YEREVAN, ANKARA (Combined Sources)—“If Turkey really wants to contribute to the resolution of the Karabakh conflict, it should stay as far as possible from the process,” said Foreign Minister Edward Nalbandian in an interview with local television channels, after his Turkish counterpart Ahmet Davutoglu urged France’s removal from the OSCE Minks Group co-chairmanship.
Claiming a biased posturing by France, Davutoglu said that when the French Senate passed a bill criminalizing the denial of the Armenian Genocide, it lost its objectivity in the Karabakh conflict resolution process.
“These are senseless statements. The bill adopted by the French Senate is not directed against any concrete country,” said Nalbandian, who said the more actively Turkey denies the Genocide, the more countries will come to recognize it.
“When Turkey says that only Armenians speak of genocide, it is the same as saying only Jews speak about the Holocaust,” Nalbandian said, reminding that is has been recognized by more than 20 countries and international organizations.
When asked how the French bill would affect Armenia-Turkey relations, Nalbandian said that Turkey should respect the agreements it has signed, as a basic principle of international relations, referring to the failed Turkey-Armenia protocols.
“One thing is clear: Turkey cannot keep the border closed forever, it cannot sign agreements and refuse to ratify them,” said Nalbandian.
Nalbandian also denied that there were secret talks taking place between Turkey and Armenia to address the protocols issue.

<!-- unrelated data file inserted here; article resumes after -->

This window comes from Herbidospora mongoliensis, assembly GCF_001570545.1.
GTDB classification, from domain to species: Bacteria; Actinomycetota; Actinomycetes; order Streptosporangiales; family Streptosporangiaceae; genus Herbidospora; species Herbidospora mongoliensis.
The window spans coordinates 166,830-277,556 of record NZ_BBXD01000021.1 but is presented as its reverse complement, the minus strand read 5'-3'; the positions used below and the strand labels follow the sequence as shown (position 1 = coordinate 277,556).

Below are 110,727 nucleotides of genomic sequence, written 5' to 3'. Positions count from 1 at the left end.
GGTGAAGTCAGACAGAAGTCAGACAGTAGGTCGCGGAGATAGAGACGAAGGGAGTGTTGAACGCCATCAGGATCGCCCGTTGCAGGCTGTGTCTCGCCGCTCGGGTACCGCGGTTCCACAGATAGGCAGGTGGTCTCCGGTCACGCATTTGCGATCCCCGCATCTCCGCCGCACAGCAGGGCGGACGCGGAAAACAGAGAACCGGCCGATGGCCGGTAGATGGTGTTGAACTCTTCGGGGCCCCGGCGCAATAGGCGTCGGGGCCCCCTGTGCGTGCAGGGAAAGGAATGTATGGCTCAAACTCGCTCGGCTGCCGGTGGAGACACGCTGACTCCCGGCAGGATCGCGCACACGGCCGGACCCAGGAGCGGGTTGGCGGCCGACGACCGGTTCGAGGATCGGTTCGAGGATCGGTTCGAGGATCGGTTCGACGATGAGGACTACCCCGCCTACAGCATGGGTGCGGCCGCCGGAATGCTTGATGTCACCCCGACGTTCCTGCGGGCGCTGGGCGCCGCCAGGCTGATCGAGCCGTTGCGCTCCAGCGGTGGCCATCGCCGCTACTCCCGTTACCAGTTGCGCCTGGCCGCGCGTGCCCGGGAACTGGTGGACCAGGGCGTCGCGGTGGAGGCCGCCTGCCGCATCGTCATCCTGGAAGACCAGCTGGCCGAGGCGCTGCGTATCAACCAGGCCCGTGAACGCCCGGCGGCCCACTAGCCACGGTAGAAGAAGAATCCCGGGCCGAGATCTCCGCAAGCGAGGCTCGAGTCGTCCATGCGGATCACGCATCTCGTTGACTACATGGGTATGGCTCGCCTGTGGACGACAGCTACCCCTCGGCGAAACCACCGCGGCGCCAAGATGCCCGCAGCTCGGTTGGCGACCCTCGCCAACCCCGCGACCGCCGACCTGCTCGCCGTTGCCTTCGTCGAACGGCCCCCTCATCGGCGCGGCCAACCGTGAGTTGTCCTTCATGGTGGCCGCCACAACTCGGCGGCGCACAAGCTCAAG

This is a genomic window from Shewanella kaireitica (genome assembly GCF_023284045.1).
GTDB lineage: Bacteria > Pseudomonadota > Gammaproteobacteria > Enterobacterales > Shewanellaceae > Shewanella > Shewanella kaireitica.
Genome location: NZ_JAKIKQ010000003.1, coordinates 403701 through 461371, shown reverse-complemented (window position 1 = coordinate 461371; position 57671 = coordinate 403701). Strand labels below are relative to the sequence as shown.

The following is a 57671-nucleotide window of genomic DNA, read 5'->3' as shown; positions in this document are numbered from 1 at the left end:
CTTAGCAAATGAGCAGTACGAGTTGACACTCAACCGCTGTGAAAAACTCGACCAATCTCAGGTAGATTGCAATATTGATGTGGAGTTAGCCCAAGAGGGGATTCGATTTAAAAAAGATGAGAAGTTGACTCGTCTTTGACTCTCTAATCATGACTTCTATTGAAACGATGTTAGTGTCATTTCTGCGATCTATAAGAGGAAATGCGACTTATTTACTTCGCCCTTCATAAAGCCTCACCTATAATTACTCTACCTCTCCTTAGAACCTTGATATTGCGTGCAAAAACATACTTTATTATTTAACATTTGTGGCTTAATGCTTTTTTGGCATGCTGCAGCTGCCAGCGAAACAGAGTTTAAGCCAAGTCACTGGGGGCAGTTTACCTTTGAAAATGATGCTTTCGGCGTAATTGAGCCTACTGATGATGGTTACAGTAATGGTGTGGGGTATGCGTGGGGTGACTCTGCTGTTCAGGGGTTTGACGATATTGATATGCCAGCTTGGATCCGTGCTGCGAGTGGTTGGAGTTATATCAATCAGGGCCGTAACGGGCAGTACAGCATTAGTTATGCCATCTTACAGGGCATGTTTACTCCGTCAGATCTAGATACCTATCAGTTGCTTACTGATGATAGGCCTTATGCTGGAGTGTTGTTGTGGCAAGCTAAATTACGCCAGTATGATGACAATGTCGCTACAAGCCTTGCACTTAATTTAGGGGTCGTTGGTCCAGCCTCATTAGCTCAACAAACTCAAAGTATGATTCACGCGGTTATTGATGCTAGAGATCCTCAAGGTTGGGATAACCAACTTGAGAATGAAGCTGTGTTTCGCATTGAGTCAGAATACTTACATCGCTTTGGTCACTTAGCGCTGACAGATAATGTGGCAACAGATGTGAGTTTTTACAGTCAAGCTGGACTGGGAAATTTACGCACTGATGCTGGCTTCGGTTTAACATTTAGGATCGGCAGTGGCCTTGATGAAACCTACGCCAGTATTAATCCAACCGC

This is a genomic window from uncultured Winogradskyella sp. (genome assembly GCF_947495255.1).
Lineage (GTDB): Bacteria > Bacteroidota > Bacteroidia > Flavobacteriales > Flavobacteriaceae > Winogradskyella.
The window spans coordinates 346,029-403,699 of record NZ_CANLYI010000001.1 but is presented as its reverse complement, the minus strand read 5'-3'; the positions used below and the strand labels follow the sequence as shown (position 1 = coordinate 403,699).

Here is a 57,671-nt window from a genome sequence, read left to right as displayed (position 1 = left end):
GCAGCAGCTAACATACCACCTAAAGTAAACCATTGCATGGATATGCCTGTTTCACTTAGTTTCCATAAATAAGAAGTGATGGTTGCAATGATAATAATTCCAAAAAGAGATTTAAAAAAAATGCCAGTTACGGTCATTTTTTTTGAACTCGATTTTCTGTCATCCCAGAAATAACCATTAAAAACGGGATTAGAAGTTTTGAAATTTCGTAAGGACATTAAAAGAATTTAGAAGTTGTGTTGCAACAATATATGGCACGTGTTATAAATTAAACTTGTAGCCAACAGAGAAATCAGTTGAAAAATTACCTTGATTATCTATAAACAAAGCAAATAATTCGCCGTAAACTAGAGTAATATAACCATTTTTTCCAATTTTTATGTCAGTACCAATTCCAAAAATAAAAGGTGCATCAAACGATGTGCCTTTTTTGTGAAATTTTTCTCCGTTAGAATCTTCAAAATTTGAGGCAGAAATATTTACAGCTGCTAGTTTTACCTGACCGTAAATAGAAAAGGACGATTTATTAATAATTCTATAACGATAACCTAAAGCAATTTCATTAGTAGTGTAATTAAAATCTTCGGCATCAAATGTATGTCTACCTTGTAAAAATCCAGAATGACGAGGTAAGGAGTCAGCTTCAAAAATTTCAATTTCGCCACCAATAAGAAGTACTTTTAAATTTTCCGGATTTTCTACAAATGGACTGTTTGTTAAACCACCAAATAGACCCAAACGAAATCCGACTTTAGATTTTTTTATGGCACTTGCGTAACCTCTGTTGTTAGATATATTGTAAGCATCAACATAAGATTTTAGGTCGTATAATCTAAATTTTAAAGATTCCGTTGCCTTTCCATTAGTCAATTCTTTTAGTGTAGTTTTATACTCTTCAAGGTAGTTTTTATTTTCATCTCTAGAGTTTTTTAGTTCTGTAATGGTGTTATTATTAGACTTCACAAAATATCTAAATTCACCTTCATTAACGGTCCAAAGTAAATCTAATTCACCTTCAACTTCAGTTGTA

“There are no secret, or non-secret—neither direct, nor mediated—talks under way today with Turkey. This [such talks] will be possible when Turkey is ready to take some practical steps,” added Nalbandian.
On Thursday, while visiting Lithuania, Nalbandian fiercely criticized Turkey’s rhetoric after the passage of the resolution by the French Senate.
“Turkey’s extremely accusatory reaction to France, its accusatory reaction to all those countries that have recognized the Armenian genocide, its offensive and provocative statements about the Armenian people and the Armenian Diaspora formed as a result of the genocide … attest to a state policy of [genocide] denial,” Nalbandian said in Vilnius, the capital Lithuania.
“This is a very dangerous phenomenon,” Nalbandian said. “And it proves the necessity and importance of the law adopted by France. “That decision should be backed by other countries so that new crimes against humanity cannot be committed.”
Speaking at a joint news conference with Lithuania’s Foreign Minister Audronius Azubalis, Nalbandian also insisted that the French law will not hamper further efforts to normalize relations between Armenia and Turkey. “Everyone knows that if there is anybody hampering the normalization it’s Turkey itself, he said.
Azubalis stressed the need for Turkey to address the 1915 Genocide, which Lithuania’s parliament recognized in 2005. “Sooner or later, history will knock on the doors of the present and we will have to open them,” he said, according to an Armenian Foreign Ministry statement. “We must confront history, we must evaluate events of the past in an open, clear and honest manner.”
“Those who say that history should be left to historians are wrong,” Azubalis was reported to add. “Distrust and problems in bilateral relations will persist until we settle scores with the past.”